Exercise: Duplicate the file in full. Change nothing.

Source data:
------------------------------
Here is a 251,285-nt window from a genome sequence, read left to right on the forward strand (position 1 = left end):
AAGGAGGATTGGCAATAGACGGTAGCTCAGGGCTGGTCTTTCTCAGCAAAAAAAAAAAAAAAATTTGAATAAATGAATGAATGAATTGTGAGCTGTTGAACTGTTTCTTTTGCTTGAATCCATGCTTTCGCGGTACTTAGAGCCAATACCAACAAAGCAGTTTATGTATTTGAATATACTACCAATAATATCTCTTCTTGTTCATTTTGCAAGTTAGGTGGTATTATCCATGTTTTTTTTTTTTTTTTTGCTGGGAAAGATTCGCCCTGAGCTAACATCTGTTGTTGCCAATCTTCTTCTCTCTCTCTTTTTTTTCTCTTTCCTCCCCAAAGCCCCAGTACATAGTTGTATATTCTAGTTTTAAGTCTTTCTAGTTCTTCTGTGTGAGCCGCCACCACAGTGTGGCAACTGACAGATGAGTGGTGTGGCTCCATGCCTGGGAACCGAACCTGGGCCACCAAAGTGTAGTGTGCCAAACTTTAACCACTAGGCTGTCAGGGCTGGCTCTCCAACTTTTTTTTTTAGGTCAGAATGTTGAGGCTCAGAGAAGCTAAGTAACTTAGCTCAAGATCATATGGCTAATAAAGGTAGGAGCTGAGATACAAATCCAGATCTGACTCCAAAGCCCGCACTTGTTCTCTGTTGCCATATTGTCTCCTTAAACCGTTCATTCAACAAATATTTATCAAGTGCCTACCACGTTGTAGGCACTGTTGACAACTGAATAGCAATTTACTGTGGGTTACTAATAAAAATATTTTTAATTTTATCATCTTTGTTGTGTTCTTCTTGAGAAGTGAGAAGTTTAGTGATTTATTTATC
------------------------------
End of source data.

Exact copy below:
Here is a 251,285-nt window from a genome sequence, read left to right on the forward strand (position 1 = left end):
AAGGAGGATTGGCAATAGACGGTAGCTCAGGGCTGGTCTTTCTCAGCAAAAAAAAAAAAAAAATTTGAATAAATGAATGAATGAATTGTGAGCTGTTGAACTGTTTCTTTTGCTTGAATCCATGCTTTCGCGGTACTTAGAGCCAATACCAACAAAGCAGTTTATGTATTTGAATATACTACCAATAATATCTCTTCTTGTTCATTTTGCAAGTTAGGTGGTATTATCCATGTTTTTTTTTTTTTTTTTGCTGGGAAAGATTCGCCCTGAGCTAACATCTGTTGTTGCCAATCTTCTTCTCTCTCTCTTTTTTTTCTCTTTCCTCCCCAAAGCCCCAGTACATAGTTGTATATTCTAGTTTTAAGTCTTTCTAGTTCTTCTGTGTGAGCCGCCACCACAGTGTGGCAACTGACAGATGAGTGGTGTGGCTCCATGCCTGGGAACCGAACCTGGGCCACCAAAGTGTAGTGTGCCAAACTTTAACCACTAGGCTGTCAGGGCTGGCTCTCCAACTTTTTTTTTTAGGTCAGAATGTTGAGGCTCAGAGAAGCTAAGTAACTTAGCTCAAGATCATATGGCTAATAAAGGTAGGAGCTGAGATACAAATCCAGATCTGACTCCAAAGCCCGCACTTGTTCTCTGTTGCCATATTGTCTCCTTAAACCGTTCATTCAACAAATATTTATCAAGTGCCTACCACGTTGTAGGCACTGTTGACAACTGAATAGCAATTTACTGTGGGTTACTAATAAAAATATTTTTAATTTTATCATCTTTGTTGTGTTCTTCTTGAGAAGTGAGAAGTTTAGTGATTTATTTATC